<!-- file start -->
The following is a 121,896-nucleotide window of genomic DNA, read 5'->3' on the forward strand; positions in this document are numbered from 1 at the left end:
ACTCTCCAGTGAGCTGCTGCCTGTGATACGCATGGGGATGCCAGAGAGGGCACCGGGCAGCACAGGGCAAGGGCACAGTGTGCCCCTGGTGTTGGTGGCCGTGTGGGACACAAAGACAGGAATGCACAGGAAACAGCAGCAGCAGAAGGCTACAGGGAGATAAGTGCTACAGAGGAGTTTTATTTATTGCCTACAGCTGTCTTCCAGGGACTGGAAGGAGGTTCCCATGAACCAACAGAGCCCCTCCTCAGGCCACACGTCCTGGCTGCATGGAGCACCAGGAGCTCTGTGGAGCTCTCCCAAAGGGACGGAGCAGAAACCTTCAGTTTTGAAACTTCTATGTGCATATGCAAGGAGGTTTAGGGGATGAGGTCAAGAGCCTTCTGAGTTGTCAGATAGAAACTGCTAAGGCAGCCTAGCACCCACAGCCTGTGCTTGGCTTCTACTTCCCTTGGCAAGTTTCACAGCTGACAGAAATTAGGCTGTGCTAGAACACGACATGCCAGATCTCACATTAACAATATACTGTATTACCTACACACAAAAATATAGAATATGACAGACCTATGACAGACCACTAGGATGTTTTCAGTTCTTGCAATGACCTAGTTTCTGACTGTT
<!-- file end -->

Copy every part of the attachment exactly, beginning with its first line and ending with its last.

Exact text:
The following is a 121,896-nucleotide window of genomic DNA, read 5'->3' on the forward strand; positions in this document are numbered from 1 at the left end:
ACTCTCCAGTGAGCTGCTGCCTGTGATACGCATGGGGATGCCAGAGAGGGCACCGGGCAGCACAGGGCAAGGGCACAGTGTGCCCCTGGTGTTGGTGGCCGTGTGGGACACAAAGACAGGAATGCACAGGAAACAGCAGCAGCAGAAGGCTACAGGGAGATAAGTGCTACAGAGGAGTTTTATTTATTGCCTACAGCTGTCTTCCAGGGACTGGAAGGAGGTTCCCATGAACCAACAGAGCCCCTCCTCAGGCCACACGTCCTGGCTGCATGGAGCACCAGGAGCTCTGTGGAGCTCTCCCAAAGGGACGGAGCAGAAACCTTCAGTTTTGAAACTTCTATGTGCATATGCAAGGAGGTTTAGGGGATGAGGTCAAGAGCCTTCTGAGTTGTCAGATAGAAACTGCTAAGGCAGCCTAGCACCCACAGCCTGTGCTTGGCTTCTACTTCCCTTGGCAAGTTTCACAGCTGACAGAAATTAGGCTGTGCTAGAACACGACATGCCAGATCTCACATTAACAATATACTGTATTACCTACACACAAAAATATAGAATATGACAGACCTATGACAGACCACTAGGATGTTTTCAGTTCTTGCAATGACCTAGTTTCTGACTGTT